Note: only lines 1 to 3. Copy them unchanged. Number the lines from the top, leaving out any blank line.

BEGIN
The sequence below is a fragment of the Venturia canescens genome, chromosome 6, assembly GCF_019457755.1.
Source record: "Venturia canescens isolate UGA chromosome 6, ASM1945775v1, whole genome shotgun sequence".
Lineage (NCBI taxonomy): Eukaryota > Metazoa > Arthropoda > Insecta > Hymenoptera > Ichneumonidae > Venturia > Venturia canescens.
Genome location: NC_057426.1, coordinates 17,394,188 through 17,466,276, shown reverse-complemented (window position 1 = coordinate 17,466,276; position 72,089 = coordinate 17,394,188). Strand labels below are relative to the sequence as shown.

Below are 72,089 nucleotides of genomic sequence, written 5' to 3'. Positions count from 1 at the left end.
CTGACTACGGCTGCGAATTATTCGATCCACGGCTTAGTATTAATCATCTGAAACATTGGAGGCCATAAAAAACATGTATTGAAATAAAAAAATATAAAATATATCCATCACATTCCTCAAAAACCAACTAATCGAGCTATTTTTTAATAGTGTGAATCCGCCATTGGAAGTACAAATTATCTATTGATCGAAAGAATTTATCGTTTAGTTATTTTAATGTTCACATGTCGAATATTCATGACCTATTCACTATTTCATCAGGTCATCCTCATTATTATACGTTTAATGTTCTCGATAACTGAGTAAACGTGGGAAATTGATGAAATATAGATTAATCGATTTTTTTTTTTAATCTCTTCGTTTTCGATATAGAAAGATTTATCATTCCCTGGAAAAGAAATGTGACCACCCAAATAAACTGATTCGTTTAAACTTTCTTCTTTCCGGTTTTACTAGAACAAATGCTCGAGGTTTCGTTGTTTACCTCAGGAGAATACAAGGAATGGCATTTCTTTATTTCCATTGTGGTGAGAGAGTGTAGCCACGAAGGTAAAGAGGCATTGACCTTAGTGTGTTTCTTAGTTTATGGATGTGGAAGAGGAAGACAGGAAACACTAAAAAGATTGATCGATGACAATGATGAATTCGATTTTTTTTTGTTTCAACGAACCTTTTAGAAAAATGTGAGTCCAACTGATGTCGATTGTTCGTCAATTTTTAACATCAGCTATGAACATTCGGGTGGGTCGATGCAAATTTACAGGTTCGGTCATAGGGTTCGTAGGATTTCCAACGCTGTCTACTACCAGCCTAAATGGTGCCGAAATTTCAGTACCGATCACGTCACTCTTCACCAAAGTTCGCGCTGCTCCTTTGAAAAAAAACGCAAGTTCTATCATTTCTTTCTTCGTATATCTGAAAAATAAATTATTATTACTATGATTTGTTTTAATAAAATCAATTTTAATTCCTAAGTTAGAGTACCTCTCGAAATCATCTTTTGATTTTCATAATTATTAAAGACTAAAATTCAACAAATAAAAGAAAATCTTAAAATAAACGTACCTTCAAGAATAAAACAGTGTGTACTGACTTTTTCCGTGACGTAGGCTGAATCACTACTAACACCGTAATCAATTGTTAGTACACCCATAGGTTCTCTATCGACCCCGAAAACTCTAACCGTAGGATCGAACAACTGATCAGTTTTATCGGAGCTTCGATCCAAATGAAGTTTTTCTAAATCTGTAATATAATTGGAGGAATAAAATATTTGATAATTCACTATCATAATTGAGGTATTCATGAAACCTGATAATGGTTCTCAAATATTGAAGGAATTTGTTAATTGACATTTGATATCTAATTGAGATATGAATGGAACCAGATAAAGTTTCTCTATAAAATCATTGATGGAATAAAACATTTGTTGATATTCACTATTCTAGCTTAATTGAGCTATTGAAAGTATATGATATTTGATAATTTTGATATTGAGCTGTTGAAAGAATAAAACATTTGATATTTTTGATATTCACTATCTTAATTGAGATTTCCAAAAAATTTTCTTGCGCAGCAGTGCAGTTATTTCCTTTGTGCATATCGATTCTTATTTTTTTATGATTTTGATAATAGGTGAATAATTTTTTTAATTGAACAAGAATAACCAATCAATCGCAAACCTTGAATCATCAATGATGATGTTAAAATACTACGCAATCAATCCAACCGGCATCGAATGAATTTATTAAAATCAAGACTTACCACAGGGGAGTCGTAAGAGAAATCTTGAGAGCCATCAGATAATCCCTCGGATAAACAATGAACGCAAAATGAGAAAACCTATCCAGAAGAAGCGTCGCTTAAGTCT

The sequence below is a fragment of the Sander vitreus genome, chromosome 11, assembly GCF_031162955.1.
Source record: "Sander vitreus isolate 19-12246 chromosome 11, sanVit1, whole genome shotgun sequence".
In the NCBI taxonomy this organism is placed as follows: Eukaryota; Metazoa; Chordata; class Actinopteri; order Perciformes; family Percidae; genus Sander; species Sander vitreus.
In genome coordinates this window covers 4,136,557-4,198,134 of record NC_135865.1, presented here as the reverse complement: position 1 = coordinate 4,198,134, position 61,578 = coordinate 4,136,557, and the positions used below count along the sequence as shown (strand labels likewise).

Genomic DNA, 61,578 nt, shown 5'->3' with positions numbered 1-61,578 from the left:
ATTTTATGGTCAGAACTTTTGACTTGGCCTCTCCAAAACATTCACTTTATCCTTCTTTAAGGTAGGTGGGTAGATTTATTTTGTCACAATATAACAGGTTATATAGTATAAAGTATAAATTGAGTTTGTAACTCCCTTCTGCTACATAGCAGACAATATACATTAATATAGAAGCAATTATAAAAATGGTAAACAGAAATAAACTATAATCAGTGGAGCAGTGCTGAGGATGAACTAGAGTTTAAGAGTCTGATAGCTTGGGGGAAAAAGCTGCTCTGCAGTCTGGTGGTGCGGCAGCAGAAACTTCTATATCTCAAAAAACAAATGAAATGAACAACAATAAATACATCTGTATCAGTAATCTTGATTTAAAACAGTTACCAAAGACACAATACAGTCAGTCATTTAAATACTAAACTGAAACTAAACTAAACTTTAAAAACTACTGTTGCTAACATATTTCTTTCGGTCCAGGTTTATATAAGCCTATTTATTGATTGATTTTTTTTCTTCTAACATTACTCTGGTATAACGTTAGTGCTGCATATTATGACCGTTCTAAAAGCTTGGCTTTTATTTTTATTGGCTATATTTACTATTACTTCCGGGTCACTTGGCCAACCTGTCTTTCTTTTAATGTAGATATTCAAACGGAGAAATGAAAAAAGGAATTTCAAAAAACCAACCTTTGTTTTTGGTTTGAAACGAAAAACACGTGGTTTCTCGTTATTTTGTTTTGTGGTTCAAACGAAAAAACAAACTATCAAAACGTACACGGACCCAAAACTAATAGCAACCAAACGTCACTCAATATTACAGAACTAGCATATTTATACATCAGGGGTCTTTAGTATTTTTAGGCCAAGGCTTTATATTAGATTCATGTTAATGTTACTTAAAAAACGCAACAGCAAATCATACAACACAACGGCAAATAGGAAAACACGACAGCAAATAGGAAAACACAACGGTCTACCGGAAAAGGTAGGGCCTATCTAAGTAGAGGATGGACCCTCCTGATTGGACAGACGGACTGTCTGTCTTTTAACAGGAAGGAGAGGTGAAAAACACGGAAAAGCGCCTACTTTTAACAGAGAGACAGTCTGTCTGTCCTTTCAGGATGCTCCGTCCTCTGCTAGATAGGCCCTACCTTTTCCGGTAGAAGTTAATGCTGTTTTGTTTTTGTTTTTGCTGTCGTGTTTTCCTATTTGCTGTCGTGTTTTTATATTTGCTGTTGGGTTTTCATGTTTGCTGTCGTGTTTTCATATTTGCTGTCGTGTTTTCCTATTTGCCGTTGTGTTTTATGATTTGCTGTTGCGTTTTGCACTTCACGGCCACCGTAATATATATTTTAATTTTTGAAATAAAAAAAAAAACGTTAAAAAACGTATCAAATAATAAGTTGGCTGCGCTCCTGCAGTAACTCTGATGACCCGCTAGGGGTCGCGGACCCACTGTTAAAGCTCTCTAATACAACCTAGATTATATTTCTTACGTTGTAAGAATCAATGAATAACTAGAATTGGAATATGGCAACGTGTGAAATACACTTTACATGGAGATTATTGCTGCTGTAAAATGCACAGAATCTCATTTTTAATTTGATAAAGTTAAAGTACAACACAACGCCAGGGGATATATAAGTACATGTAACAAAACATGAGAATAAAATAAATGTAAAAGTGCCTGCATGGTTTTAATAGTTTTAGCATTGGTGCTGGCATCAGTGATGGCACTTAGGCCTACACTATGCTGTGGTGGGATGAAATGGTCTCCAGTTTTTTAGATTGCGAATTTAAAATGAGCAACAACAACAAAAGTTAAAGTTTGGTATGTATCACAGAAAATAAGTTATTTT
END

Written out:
The sequence below is a fragment of the Venturia canescens genome, chromosome 6, assembly GCF_019457755.1.
Source record: "Venturia canescens isolate UGA chromosome 6, ASM1945775v1, whole genome shotgun sequence".
Lineage (NCBI taxonomy): Eukaryota > Metazoa > Arthropoda > Insecta > Hymenoptera > Ichneumonidae > Venturia > Venturia canescens.